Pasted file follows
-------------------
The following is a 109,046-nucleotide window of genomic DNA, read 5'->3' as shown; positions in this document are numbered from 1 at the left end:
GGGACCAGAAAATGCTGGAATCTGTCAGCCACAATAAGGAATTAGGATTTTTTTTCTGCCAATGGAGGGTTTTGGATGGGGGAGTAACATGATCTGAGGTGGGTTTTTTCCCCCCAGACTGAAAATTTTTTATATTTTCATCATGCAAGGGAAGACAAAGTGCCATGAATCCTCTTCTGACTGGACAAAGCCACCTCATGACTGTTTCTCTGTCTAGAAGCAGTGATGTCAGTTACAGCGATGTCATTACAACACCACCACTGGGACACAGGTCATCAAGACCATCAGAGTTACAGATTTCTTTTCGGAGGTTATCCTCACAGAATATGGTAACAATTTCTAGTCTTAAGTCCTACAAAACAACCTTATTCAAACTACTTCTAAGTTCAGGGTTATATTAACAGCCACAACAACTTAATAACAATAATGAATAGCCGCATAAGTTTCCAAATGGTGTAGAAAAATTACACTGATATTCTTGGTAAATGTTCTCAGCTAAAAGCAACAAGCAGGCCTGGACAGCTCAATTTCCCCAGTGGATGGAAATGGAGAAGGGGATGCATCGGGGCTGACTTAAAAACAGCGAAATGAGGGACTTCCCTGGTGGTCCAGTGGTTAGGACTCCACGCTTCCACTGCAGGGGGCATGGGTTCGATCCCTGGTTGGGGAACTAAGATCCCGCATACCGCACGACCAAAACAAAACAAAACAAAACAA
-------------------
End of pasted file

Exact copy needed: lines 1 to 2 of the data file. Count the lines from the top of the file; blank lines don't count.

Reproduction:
The following is a 109,046-nucleotide window of genomic DNA, read 5'->3' as shown; positions in this document are numbered from 1 at the left end:
GGGACCAGAAAATGCTGGAATCTGTCAGCCACAATAAGGAATTAGGATTTTTTTTCTGCCAATGGAGGGTTTTGGATGGGGGAGTAACATGATCTGAGGTGGGTTTTTTCCCCCCAGACTGAAAATTTTTTATATTTTCATCATGCAAGGGAAGACAAAGTGCCATGAATCCTCTTCTGACTGGACAAAGCCACCTCATGACTGTTTCTCTGTCTAGAAGCAGTGATGTCAGTTACAGCGATGTCATTACAACACCACCACTGGGACACAGGTCATCAAGACCATCAGAGTTACAGATTTCTTTTCGGAGGTTATCCTCACAGAATATGGTAACAATTTCTAGTCTTAAGTCCTACAAAACAACCTTATTCAAACTACTTCTAAGTTCAGGGTTATATTAACAGCCACAACAACTTAATAACAATAATGAATAGCCGCATAAGTTTCCAAATGGTGTAGAAAAATTACACTGATATTCTTGGTAAATGTTCTCAGCTAAAAGCAACAAGCAGGCCTGGACAGCTCAATTTCCCCAGTGGATGGAAATGGAGAAGGGGATGCATCGGGGCTGACTTAAAAACAGCGAAATGAGGGACTTCCCTGGTGGTCCAGTGGTTAGGACTCCACGCTTCCACTGCAGGGGGCATGGGTTCGATCCCTGGTTGGGGAACTAAGATCCCGCATACCGCACGACCAAAACAAAACAAAACAAAACAA